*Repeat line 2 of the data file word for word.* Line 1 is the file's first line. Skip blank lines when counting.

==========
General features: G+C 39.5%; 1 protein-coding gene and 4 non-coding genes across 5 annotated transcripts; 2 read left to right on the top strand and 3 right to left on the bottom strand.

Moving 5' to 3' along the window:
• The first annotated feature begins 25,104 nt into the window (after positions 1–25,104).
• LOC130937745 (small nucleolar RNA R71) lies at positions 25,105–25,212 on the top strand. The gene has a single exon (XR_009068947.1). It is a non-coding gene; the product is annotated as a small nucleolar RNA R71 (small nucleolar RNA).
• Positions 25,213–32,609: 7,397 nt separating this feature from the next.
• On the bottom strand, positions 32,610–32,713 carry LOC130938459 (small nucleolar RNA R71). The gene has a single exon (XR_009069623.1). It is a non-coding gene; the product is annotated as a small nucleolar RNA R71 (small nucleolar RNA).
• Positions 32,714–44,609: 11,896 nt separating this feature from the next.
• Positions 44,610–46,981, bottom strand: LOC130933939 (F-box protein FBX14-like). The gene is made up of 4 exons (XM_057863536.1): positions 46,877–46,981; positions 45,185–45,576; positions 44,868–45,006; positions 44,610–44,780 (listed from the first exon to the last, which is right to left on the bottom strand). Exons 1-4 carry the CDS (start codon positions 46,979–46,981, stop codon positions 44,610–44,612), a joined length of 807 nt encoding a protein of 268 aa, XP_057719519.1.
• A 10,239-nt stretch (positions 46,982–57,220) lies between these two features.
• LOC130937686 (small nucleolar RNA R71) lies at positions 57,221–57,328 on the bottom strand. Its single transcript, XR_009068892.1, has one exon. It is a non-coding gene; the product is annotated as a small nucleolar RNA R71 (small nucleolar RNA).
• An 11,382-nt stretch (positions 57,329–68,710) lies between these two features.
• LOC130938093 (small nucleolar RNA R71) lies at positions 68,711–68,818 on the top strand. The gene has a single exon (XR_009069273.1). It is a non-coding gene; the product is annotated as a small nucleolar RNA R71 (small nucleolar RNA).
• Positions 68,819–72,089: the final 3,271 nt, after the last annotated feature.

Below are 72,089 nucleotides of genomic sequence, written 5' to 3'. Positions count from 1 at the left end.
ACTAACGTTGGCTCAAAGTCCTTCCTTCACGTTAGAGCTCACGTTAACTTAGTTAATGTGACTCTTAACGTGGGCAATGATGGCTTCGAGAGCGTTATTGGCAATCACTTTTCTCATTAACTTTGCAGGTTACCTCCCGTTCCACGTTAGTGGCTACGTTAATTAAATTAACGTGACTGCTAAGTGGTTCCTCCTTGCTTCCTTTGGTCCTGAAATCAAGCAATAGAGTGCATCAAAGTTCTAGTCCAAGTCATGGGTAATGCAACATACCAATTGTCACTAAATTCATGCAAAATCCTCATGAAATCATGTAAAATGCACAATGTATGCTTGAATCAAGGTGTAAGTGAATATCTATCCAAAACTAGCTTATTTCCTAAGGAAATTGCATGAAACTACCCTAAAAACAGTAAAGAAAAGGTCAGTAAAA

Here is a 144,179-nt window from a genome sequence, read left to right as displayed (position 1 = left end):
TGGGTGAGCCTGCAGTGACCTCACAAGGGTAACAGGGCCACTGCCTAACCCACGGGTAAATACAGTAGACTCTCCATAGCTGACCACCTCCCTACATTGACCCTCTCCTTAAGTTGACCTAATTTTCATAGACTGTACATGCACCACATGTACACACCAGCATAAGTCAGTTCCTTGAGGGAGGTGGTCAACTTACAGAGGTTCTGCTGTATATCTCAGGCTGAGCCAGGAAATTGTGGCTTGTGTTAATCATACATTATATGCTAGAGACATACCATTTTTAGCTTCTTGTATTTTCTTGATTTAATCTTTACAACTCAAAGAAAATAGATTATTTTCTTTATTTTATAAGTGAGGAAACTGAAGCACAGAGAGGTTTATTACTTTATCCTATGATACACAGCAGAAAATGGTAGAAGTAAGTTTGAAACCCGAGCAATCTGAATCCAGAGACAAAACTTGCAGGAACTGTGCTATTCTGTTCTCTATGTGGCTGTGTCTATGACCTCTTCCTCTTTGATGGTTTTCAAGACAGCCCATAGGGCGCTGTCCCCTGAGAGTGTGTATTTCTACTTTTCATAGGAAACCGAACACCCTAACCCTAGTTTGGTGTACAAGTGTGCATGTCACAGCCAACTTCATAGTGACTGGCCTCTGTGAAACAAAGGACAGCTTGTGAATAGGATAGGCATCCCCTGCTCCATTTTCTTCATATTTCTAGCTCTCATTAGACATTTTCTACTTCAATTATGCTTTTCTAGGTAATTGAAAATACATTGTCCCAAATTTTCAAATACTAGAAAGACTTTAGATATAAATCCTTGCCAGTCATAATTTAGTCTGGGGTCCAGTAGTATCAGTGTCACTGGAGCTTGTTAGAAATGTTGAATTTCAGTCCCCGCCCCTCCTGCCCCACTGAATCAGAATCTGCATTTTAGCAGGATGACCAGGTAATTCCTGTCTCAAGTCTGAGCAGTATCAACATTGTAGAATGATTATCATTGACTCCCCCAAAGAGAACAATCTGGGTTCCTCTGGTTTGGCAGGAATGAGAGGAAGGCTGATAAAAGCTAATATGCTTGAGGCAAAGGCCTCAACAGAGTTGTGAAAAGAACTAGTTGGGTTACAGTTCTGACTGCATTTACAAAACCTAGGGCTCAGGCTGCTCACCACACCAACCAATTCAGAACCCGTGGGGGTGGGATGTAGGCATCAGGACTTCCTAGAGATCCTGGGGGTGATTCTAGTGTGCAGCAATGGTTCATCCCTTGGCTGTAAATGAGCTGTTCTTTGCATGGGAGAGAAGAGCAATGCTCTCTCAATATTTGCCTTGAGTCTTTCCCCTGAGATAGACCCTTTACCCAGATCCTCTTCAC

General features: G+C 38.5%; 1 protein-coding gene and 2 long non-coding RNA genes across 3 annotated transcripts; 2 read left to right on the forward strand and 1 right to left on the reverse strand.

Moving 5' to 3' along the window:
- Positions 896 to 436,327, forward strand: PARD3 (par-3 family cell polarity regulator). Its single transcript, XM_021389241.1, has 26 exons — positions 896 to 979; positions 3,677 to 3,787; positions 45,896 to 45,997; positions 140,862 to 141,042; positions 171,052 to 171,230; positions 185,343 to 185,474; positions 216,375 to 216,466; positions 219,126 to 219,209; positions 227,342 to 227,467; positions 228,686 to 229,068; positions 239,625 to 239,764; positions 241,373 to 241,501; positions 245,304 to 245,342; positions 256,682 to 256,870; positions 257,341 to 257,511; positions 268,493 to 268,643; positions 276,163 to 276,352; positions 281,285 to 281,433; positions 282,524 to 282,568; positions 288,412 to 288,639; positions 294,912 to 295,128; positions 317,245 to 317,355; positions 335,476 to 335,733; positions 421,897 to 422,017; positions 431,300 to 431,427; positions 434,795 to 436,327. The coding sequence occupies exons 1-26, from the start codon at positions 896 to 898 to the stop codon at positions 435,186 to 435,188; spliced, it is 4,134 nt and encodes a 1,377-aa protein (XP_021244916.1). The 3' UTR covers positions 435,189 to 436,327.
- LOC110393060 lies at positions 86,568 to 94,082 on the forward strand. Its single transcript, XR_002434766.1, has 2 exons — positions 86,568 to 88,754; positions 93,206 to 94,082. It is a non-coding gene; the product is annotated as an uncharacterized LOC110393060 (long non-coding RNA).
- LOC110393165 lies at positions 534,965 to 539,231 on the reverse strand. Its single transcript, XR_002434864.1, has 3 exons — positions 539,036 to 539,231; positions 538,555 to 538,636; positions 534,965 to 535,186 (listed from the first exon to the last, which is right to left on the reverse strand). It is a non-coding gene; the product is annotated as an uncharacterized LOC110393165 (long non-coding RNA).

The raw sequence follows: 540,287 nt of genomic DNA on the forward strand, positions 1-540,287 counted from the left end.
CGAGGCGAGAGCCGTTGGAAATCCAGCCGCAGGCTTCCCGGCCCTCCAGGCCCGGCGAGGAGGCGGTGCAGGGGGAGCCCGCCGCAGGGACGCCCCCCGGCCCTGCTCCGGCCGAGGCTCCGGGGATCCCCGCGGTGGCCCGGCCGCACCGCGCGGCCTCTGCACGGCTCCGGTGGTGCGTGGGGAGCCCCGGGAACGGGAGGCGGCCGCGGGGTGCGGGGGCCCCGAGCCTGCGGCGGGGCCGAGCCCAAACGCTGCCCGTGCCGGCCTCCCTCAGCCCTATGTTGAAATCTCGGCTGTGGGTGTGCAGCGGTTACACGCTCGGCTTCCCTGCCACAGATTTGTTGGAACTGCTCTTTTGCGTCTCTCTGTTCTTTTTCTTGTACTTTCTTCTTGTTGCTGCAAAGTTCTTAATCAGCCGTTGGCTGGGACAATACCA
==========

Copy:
Moving 5' to 3' along the window: